HOW TO START YOUR DAY WITH A POSITIVE OUTLOOK
1. Open a new folder on your computer.
2. Name it "George W. Bush"
3. Send it to the trash.
4. Empty the trash.
5. Your computer will ask you:
"Do you really want to get rid of "George W. Bush?"
6. Firmly Click "Yes."
7. Feel better.
PS: Tomorrow we'll do Dick Cheney......
(P2) PhilosophicalModel For Health Care: Let's Try France
Much has been made of Michael Moore's trip to Cuba on behalf of NYC 9/11 rescue workers who could not get the medical care they needed in the US. Granted this was "theater," but it does raise some interesting questions. The main issue is just where Cuba stands with regard to health care and why it does. Initially, when I viewed the World Health Organization's rankings (below), I was surprised to note that Cuba is ranked 39th, two places behind 37th rated United States. I dug in and found a scholarly article from the Journal Of the Medical Library Association (April 2002). Several things jumped out at me
1. In 2002, the US ranked #24 while Cuba was #33 in the world. Both have dropped since then.
2. However, considering Cuba's meager economic resource, it has "the highest basic life expectancy among all Latin Americans."
Granted, the following from that Journal article is from 2002, so I invite readers to provide more recent research. When I survey the more recent literature quickly, my sense is that health care statistics from the two countries are not too different from each other with exceptions including infant mortality rates and number of physicians per 1000 patients, both categories in which Cuba appears to have a better record.
Cuba, known widely for its excellent health care system, still functions under poor economic circumstances. The annual per capita gross national product in 1995 for Cuba was $1,522, compared to $26,980 for the United States. Yet, the World Health Organization's (WHO's) healthy life expectancy rankings place Cuba as thirty-third worldwide, not far behind the United States' ranking as twenty-fourth. Furthermore, Cuba is fifth in the western hemisphere behind Canada, the United States, Dominica, and Chile in the WHO disability adjusted life expectancy (DALE) rankings, which summarize expected number of years to be lived in what may be termed the equivalent of “full health.” According to these rankings, Cubans have the highest basic life expectancy among all Latin Americans [1–3].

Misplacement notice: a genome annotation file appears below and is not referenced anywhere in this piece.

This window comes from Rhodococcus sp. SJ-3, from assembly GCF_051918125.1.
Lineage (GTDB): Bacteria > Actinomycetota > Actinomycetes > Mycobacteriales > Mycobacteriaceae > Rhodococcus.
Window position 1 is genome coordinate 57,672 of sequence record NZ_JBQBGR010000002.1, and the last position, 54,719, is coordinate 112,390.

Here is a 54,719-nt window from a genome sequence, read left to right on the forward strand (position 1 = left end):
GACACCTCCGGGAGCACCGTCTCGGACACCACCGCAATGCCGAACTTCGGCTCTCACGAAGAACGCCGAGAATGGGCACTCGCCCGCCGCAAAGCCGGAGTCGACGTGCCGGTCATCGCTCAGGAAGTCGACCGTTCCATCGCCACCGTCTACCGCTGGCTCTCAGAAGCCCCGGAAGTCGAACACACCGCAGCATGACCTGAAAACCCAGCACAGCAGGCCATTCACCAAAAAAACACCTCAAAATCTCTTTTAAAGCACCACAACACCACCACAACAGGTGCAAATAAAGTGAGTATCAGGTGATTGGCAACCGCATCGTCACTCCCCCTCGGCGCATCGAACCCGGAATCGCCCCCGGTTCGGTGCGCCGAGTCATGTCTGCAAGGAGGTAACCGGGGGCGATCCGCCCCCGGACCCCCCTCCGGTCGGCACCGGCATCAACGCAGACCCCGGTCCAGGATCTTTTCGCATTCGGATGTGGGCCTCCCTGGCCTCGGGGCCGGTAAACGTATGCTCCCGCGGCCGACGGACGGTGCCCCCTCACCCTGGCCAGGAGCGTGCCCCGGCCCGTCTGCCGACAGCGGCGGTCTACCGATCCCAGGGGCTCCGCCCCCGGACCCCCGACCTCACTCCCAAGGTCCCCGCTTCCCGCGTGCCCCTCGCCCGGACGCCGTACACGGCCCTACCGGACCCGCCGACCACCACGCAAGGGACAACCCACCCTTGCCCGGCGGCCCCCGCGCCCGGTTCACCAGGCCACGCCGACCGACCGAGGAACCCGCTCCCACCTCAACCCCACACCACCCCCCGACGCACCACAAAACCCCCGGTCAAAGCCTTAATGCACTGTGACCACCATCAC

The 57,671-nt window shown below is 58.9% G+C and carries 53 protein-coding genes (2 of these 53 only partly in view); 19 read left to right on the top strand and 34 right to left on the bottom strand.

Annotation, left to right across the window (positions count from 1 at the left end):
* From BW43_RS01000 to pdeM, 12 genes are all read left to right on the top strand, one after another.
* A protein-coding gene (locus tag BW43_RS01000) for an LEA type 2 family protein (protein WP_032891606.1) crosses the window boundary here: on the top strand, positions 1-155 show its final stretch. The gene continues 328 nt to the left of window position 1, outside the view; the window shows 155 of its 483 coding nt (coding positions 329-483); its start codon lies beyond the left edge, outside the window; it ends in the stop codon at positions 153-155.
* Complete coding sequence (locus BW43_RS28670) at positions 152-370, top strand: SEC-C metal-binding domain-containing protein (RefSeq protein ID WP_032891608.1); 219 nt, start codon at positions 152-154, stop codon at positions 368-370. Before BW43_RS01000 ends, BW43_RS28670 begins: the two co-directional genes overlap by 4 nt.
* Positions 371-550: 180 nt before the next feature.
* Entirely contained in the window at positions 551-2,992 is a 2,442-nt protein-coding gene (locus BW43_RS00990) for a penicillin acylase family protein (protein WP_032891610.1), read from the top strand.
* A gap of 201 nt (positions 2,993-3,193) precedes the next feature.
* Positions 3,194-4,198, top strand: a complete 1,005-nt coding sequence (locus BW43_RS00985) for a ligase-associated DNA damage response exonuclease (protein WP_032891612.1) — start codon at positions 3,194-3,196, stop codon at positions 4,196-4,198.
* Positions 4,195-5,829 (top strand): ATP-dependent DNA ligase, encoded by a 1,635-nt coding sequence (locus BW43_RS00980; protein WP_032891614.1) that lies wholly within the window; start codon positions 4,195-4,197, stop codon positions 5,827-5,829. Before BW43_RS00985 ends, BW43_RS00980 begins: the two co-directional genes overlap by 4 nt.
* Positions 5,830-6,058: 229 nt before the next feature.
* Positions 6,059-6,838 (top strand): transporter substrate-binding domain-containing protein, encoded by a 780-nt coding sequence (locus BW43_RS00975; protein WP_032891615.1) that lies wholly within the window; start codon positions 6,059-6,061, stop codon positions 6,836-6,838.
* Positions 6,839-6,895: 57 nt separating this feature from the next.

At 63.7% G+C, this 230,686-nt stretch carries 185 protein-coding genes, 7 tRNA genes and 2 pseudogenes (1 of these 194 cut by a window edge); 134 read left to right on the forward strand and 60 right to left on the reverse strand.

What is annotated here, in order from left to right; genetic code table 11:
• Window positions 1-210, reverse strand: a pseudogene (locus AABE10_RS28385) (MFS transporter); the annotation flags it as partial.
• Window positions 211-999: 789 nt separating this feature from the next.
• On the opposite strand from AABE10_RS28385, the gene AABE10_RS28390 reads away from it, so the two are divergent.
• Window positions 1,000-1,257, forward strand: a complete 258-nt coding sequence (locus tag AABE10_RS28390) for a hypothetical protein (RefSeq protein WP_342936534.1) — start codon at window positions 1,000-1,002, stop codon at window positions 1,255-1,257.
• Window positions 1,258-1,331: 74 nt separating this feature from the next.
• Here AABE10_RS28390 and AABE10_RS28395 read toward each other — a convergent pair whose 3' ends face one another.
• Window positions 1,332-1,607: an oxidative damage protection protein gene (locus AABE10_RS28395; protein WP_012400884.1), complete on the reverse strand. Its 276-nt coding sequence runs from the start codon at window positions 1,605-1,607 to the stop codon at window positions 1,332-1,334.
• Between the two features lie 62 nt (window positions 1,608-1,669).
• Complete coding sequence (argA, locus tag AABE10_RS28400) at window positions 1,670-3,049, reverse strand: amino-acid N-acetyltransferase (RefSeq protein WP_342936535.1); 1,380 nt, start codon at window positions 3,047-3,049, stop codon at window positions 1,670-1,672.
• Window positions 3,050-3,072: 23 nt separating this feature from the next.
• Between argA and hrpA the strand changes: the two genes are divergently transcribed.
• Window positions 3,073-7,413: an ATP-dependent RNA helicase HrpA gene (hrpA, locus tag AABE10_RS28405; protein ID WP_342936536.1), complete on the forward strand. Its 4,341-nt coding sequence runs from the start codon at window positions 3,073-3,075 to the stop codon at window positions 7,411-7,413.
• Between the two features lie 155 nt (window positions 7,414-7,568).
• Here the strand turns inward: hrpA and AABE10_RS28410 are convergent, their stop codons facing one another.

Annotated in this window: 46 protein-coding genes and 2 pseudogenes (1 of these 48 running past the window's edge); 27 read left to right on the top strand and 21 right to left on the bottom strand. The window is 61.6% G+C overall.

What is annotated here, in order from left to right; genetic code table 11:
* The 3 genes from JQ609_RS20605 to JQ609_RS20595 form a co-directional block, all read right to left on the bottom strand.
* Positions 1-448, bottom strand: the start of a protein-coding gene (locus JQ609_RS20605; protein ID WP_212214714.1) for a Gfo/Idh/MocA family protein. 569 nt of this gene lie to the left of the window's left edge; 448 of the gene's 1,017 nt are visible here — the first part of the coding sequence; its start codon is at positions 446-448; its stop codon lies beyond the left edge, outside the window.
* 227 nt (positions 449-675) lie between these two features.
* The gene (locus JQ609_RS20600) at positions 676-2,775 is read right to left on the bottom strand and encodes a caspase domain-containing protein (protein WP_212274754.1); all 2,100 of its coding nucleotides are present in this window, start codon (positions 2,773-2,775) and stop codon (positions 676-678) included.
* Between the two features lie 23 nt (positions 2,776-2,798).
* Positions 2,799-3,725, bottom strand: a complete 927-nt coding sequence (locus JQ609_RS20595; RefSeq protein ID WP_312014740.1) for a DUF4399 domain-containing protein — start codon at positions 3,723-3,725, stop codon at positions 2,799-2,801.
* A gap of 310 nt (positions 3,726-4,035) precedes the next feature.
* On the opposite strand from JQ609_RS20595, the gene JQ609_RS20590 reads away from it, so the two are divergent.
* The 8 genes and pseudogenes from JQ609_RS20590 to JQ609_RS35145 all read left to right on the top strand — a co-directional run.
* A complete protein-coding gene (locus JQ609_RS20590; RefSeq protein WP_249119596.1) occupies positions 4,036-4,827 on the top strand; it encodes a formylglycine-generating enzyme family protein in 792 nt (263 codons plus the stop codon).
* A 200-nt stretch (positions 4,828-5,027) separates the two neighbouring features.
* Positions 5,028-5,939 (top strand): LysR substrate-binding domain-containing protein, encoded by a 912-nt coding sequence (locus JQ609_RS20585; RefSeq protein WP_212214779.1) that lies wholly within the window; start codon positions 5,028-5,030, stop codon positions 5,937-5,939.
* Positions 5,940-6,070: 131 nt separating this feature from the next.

Simply put, therefore, although few of us may want to live in Cuba (Eldridge Cleaver attempted this, became horrified, and moved back to this country), Cuba appears to put its health care priorities far ahead of where our own "rich" country does.
But let's get this straight...The United States of America need not look to Cuba for its model. That's a distraction that Moore's critics will pound on ad infinitum. Rather, I challenge our "leaders" and citizenry to look toward world heath care leaders France, Italy, and Spain as examples of what can and is being done to guarantee the health and welfare of its citizens. It's not an accident that Bush chose to pick on France (recall "freedom fries).
I am calling on each presidential candidate to pledge to refuse their free government health care until every person in this country also has it. I want every candidate who said they'd work for the minimum wage as president to work uninsured, too, until health care is universal. And I want the other candidates to join them. (Yes, I'm looking at you, too, Republicans. I know you can afford to do it.)
Michael Moore on Huffington Post 7-26-07
3 San Marino
18 United Kingdom
26 Saudi Arabia
27 United Arab Emirates
36 Costa Rica
37 United States of America
41 New Zealand
48 Czech Republic
51 Dominican Republic
58 South Korea
67 Trinidad and Tobago
68 Saint Lucia
74 Saint Vincent and the Grenadines
76 Sri Lanka
80 Solomon Islands
(In the interest of space, I will spare readers the listing from 81 Algeria to 190 Myanmar)
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Kurt Vonnegut in Breakfast Of Champions:
"He (Kilgore Trout) wrote a novel, for instance, about an Earthling named Delmore
Skag, a bachelor in a neighborhood where everybody else had enormous families.
And Skag was a scientist, and he found a way to reproduce himself in chicken soup.
He would shave living cells from the palm of his right hand, mix them with the soup,
and expose the soup to cosmic rays. The cells turned into babies which looked
exactly like Delmore Skag. "Pretty soon, Delmore was having several babies a day,
and inviting his neighbors to share his pride and happiness. He had mass baptisms
of as many as a hundred babies at a time. He became famous as a family man.
"And so on."
"Skag hoped to force his country into making laws against excessively large
families, but the legislatures and the courts declined to meet the problem
head-on. They passed stern laws instead against the possession by
unmarried persons of chicken soup.
"And so on."
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